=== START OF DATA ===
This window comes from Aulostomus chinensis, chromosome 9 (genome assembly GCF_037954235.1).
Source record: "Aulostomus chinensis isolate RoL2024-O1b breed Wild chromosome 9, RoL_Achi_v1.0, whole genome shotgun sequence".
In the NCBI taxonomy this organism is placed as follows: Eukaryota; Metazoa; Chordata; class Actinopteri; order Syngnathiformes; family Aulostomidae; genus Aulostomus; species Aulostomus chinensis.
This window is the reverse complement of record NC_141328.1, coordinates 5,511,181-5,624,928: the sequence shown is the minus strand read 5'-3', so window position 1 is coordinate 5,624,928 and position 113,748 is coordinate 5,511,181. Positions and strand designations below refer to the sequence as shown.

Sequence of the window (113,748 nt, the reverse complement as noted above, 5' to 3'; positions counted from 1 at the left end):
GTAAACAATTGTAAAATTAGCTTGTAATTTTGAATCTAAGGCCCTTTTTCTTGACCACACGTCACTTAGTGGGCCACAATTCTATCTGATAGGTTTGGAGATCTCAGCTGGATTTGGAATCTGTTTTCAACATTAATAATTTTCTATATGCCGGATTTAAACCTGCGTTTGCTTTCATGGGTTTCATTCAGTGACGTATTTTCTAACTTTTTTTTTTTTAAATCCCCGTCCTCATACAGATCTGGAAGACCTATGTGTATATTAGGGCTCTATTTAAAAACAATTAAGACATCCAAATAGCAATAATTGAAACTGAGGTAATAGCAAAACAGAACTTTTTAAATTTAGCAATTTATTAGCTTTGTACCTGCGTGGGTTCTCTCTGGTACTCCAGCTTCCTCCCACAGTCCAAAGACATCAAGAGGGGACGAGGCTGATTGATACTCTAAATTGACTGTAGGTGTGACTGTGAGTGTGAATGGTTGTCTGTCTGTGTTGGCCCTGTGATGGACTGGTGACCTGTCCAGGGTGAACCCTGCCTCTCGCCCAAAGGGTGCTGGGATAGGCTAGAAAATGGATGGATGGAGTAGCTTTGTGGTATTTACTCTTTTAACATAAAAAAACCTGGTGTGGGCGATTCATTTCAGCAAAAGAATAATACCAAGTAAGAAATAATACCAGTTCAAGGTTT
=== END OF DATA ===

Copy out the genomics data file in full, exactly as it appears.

This window comes from Aulostomus chinensis, chromosome 9 (genome assembly GCF_037954235.1).
Source record: "Aulostomus chinensis isolate RoL2024-O1b breed Wild chromosome 9, RoL_Achi_v1.0, whole genome shotgun sequence".
In the NCBI taxonomy this organism is placed as follows: Eukaryota; Metazoa; Chordata; class Actinopteri; order Syngnathiformes; family Aulostomidae; genus Aulostomus; species Aulostomus chinensis.
This window is the reverse complement of record NC_141328.1, coordinates 5,511,181-5,624,928: the sequence shown is the minus strand read 5'-3', so window position 1 is coordinate 5,624,928 and position 113,748 is coordinate 5,511,181. Positions and strand designations below refer to the sequence as shown.

Sequence of the window (113,748 nt, the reverse complement as noted above, 5' to 3'; positions counted from 1 at the left end):
GTAAACAATTGTAAAATTAGCTTGTAATTTTGAATCTAAGGCCCTTTTTCTTGACCACACGTCACTTAGTGGGCCACAATTCTATCTGATAGGTTTGGAGATCTCAGCTGGATTTGGAATCTGTTTTCAACATTAATAATTTTCTATATGCCGGATTTAAACCTGCGTTTGCTTTCATGGGTTTCATTCAGTGACGTATTTTCTAACTTTTTTTTTTTTAAATCCCCGTCCTCATACAGATCTGGAAGACCTATGTGTATATTAGGGCTCTATTTAAAAACAATTAAGACATCCAAATAGCAATAATTGAAACTGAGGTAATAGCAAAACAGAACTTTTTAAATTTAGCAATTTATTAGCTTTGTACCTGCGTGGGTTCTCTCTGGTACTCCAGCTTCCTCCCACAGTCCAAAGACATCAAGAGGGGACGAGGCTGATTGATACTCTAAATTGACTGTAGGTGTGACTGTGAGTGTGAATGGTTGTCTGTCTGTGTTGGCCCTGTGATGGACTGGTGACCTGTCCAGGGTGAACCCTGCCTCTCGCCCAAAGGGTGCTGGGATAGGCTAGAAAATGGATGGATGGAGTAGCTTTGTGGTATTTACTCTTTTAACATAAAAAAACCTGGTGTGGGCGATTCATTTCAGCAAAAGAATAATACCAAGTAAGAAATAATACCAGTTCAAGGTTT